Writing about music is like dancing about architecture *
TWO SONGS – TWO STORIES
Songs evoke memories of times long past, each bearing a story to be told. This is mine. It’s a tale of two singles; we called them 45s back then. Both were favorites. Both were songs about war. Two soundtracks postmarked in my mind––songs that evoke a time and age.
I played them on a cheap record player in my childhood bedroom. Neither mentioned Vietnam, but everyone knew what they were about. The singles were separated by two years. In the lifespan of a boy, that’s an eternity.
When young I was fascinated with soldiers. Growing up in the fifties and sixties most men of my parent’s generation served in WW II or Korea. Mom gave me a book, “Stories of Great Battles” about the soldiers who fought famous wars throughout history. I must have been eight or nine. I read it time and again.
JANUARY 1966: “BALLAD OF THE GREEN BERET” RELEASED
A few years later a song embodied the spirit and courage of the brave men featured in “Great Battles.” Sgt. Barry Sadler released “Ballad of the Green Beret” in January 1966. It rocketed to the top of the charts remaining at No. 1 for five straight weeks and finished as the year’s top song. Mom bought me the record. I hummed the tune and memorized its lyrics. They told the bittersweet story of a father, son, and a shared military culture. I loved everything about that song. I was 12 years old.
During the 1960s, Vietnam was inescapable––there in newspapers, magazines, television, and endlessly debated. Even its spelling and pronunciation were disputed: Vietnam or Viet Nam? Did the second syllable rhyme with mom or ma’am?
We wrote reports about the war and by 9th grade, it was the debate prompt in Mrs. Gallagher’s speech class: “Resolved that the U.S. should withdraw its troops from Vietnam?” In the style of classic debate, we were expected to successfully argue both sides of the proposition. My debate partner was Jim Clem and together we clipped articles, copied quotes, researched facts, and assembled 3” x 5” index cards supporting and opposing the prompt. In real debates against fellow students staged before the entire room, we demolished our competitors. It was the fall of 1967.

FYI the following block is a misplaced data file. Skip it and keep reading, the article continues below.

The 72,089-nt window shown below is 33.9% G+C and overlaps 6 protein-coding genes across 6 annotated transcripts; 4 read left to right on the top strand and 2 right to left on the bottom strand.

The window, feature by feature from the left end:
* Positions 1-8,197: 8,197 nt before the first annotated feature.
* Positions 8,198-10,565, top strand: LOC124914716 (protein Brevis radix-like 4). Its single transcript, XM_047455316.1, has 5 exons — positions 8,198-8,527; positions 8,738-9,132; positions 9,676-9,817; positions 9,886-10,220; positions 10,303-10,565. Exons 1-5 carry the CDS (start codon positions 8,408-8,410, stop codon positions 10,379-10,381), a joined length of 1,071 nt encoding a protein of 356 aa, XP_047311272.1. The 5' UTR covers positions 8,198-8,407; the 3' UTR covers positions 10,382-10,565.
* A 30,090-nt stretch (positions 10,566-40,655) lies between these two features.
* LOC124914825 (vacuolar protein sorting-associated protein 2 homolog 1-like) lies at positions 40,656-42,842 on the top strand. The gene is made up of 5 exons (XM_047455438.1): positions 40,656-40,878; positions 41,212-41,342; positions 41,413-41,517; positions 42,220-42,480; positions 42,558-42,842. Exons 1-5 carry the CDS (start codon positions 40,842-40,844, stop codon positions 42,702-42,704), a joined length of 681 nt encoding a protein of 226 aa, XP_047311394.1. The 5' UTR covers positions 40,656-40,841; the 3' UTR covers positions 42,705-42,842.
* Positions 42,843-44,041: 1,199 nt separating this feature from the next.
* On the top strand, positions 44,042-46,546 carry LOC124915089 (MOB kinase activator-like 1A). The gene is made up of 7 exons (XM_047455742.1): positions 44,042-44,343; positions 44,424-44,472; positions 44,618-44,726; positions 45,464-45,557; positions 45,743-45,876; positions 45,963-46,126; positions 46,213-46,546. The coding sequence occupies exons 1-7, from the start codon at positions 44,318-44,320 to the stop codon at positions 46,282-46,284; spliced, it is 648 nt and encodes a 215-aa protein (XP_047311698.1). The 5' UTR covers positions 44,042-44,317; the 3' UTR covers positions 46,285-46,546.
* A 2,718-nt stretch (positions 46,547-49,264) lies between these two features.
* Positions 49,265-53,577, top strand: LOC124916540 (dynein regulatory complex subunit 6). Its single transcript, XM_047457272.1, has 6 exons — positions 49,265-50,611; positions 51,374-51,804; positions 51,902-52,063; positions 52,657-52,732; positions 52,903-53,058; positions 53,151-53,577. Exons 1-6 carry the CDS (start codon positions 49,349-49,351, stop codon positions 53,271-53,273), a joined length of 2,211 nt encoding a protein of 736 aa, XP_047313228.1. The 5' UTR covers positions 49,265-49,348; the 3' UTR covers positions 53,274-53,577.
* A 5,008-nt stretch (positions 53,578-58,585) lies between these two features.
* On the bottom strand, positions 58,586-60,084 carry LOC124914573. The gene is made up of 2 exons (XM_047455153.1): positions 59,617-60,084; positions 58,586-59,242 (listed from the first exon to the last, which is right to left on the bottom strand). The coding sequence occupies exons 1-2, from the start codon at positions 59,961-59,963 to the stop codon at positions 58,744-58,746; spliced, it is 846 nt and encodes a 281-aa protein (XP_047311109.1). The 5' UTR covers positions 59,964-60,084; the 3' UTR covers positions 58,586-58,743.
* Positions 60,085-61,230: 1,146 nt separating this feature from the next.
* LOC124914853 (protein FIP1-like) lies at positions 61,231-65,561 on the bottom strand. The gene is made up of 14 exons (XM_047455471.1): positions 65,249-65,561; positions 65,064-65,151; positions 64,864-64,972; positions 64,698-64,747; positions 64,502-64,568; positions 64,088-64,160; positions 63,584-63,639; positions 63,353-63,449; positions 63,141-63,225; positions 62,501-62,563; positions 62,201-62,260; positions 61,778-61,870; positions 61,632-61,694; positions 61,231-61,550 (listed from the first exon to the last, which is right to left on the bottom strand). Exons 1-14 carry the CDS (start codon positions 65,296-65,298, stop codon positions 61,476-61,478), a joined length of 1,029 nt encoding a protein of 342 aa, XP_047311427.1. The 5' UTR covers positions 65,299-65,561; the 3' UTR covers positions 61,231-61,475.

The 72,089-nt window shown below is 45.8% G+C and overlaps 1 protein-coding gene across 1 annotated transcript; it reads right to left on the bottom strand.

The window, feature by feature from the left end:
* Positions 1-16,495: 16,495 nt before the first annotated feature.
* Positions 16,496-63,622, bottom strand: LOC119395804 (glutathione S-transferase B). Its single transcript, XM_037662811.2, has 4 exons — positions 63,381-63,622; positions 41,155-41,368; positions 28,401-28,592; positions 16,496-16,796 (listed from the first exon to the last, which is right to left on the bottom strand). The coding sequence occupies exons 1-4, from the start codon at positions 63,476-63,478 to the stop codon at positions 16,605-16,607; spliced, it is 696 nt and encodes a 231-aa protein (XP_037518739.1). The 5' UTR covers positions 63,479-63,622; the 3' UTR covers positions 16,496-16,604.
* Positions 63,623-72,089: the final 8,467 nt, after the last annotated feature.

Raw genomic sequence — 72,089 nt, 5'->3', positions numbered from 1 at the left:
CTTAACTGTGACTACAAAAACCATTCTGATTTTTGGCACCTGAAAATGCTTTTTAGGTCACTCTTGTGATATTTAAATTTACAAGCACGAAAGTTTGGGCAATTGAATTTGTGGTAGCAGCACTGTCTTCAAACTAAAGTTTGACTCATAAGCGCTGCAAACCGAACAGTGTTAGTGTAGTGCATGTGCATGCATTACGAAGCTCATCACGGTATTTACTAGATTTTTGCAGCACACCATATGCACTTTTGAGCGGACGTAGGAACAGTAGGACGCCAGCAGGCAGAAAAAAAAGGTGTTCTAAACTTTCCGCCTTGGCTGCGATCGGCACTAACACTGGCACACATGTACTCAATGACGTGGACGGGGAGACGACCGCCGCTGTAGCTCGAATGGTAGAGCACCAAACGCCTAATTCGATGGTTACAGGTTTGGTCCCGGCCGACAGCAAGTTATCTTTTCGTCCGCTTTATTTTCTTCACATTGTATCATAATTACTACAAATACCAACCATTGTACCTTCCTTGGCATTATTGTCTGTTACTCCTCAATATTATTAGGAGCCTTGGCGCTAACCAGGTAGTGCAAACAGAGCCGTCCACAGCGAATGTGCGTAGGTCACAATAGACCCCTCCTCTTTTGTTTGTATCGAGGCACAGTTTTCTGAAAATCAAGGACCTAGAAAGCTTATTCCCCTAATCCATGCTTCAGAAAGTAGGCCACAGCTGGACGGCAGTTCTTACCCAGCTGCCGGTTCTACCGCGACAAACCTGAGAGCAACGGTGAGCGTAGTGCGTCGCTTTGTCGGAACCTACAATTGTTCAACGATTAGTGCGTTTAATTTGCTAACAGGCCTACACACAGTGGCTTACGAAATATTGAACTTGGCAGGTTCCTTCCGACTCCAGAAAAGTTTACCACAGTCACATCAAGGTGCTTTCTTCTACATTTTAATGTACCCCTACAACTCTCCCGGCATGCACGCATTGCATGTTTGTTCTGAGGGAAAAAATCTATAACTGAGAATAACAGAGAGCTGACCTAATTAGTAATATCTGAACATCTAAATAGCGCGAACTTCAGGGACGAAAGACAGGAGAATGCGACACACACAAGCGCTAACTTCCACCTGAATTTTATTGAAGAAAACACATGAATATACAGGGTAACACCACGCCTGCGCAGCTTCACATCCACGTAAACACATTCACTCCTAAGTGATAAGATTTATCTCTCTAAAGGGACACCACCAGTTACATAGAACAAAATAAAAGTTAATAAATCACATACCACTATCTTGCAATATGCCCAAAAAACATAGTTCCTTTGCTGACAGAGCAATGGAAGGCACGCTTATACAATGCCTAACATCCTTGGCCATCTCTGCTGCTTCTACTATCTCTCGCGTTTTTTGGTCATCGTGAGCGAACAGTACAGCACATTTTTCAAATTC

JANUARY 1968: “SKY PILOT” RELEASED
Several months later another war song was released, this time by a blues-rock singer from Newcastle, England who’d moved his reformed band to flowery San Francisco during the Summer of Love. Eric Burdon and the Animals recorded a song quite different than any of their previous offerings – “Sky Pilot.”
How do you explain the feelings of a 14-year-old upon hearing Burdon’s spoken word introduction? “He blesses the boys, as they stand in line. The smell of gun grease and the bayonets they shine.” Or describe the power of bagpipes during the long instrumental interlude preceding the powerful final verse: “A soldier so ill looks at the sky pilot. Remembers the words, ‘Thou shalt not kill’ ”
On January 30, 1968, the Viet Cong launched their Tet Offensive, a military campaign that resulted in a sea change of American attitudes about the war. Four days prior Eric Burdon released “Sky Pilot,” all 7:27 minutes of it.
I purchased the 45 at Stan Boreson’s Music Center on Cole Street in Enumclaw. Side A is the 2:55 single, while Side B concludes the epic by showcasing the glorious sound of Scottish bagpipes. You had to flip the record to hear the entire song. Upstairs in that same bedroom once filled with notes from “The Ballad of the Green Beret,” I played “Sky Pilot” again and again. Two years prior Sadler’s ballad was the No. 1 song and the toast of a grateful country.